MOUNTAIN VIEW (KPIX) -- Despite a statewide moratorium on evictions, a restaurant owner on the Peninsula is being sued by his landlord for failing to pay rent even though the business has been closed since March.
Alexander Hult is the owner, founder and CEO of Flights restaurant, one of four in the Bay Area including Burlingame, Campbell and Los Gatos. But it is the one in Mountain View that has added another title to his name -- that of defendant.
"Save our jobs! Justice for Flights!" chanted Hult and his supporters at a Friday protest at the Palo Alto offices of his landlord, Peninsula Land and Capital. The company has served him with a lawsuit for not paying rent in full.
"Instead of saying, 'hey, if you don't pay rent or you don't do this, we're going to sue you' they just -- literally -- just filed a lawsuit," Hult said.
The other Bay Area sites are still operating because they have patios but the Mountain View location doesn't and it is only in the last week or two that the street outside was closed to allow for al fresco dining.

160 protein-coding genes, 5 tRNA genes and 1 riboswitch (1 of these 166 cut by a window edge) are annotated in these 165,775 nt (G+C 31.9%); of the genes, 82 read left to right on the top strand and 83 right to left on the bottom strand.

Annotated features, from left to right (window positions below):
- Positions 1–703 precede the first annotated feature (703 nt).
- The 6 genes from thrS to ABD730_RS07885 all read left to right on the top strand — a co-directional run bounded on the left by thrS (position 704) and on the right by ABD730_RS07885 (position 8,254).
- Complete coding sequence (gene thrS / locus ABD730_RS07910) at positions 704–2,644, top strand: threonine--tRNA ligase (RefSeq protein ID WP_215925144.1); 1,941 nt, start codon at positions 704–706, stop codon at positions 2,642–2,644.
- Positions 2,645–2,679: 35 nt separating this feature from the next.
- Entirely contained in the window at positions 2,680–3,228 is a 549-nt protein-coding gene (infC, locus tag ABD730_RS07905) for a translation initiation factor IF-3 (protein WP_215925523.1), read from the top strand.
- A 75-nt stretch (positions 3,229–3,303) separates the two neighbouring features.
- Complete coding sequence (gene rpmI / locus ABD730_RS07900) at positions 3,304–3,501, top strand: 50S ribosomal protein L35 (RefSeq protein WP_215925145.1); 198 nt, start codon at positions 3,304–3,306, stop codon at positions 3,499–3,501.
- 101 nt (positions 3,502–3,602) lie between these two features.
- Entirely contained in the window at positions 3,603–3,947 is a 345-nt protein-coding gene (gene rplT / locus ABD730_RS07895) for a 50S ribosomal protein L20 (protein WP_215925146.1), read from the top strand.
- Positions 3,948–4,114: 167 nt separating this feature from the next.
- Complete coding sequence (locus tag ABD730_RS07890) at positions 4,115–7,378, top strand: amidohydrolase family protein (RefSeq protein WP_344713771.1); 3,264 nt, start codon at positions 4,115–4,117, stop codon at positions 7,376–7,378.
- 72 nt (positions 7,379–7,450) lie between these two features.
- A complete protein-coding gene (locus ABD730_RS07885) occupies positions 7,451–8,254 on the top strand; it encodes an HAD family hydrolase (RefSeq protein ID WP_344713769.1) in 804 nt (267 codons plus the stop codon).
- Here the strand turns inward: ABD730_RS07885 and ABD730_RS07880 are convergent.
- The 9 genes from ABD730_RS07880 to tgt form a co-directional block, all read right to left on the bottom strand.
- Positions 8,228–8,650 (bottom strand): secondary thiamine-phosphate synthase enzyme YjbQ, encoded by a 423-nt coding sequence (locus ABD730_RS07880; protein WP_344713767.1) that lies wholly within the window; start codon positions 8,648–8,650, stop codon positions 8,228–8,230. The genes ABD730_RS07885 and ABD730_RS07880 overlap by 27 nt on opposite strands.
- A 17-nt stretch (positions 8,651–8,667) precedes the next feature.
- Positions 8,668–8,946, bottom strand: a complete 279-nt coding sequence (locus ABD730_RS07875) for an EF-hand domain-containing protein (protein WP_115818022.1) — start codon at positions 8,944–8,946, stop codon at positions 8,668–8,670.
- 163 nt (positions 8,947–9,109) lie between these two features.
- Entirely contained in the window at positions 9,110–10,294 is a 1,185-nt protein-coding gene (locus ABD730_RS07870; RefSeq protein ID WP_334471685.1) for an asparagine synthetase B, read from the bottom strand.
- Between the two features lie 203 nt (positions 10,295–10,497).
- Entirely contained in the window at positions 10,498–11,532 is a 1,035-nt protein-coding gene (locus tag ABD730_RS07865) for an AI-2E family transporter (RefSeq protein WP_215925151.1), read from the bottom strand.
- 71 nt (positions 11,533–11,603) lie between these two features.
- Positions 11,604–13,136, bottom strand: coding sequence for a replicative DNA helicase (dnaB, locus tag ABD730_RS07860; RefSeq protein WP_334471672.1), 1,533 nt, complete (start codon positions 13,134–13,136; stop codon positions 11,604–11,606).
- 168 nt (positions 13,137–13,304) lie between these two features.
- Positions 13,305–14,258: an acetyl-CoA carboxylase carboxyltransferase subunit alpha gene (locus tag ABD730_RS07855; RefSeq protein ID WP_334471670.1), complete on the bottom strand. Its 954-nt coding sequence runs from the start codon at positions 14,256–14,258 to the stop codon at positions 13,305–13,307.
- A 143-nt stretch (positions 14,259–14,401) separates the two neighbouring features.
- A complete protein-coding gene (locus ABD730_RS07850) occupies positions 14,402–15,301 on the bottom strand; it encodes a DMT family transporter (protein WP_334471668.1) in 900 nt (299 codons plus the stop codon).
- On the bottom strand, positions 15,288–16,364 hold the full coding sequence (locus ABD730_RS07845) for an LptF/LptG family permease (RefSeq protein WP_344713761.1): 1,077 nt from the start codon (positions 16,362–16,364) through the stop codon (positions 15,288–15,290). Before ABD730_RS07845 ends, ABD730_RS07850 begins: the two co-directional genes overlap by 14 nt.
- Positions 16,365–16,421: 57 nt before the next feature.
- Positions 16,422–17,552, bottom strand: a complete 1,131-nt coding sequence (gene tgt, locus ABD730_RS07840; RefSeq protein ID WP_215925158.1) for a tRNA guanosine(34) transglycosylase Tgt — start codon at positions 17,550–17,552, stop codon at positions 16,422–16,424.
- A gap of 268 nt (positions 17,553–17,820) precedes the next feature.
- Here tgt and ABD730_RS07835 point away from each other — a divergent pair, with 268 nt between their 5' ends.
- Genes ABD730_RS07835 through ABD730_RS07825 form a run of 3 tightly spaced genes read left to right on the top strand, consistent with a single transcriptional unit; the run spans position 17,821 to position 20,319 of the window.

Hult said it's not clear if there is enough demand at the Mountain View site to support rehiring staff and restocking the restaurant. Like a lot of businesses, he's barely making enough to keep operating now and cannot afford to pay what is owed from the last four months. Hult said his other three landlords all negotiated a rent break during the pandemic but, he said, Peninsula Land and Capital is demanding every penny.
"I think it's very important that landlords get the message that they can't treat people like this," Hult said. "They can't treat businesses like this. They can't treat individuals like this."
The landowner did not respond for comment Sunday but people in Mountain View said filing a lawsuit during a pandemic did seem a bit hard-hearted.
"I do understand the owner needs to survive and needs to pay his bills as well," said Fremont resident Denise Ambriz. "But if Flights is not bringing in any money and its employees are not being employed I think there should be some sort of compassion there."
"If we want to keep our way of life -- of living -- we're going to have to compromise," said Bernardo Gutierrez of Foster City. "You cannot just punish somebody. It's just greed. You have to be more generous, more open."
Hult says he thought the eviction moratorium prevented such actions but will now have to find the money to fight the lawsuit. He said government needs to seriously address the mounting debt of businesses and individuals or it could lead to anarchy.
"Because, if anything like this continues, we're going to be in a really bad situation with homeless people out on the street and small businesses closed and a lot of empty storefronts in our downtowns," Hult said.
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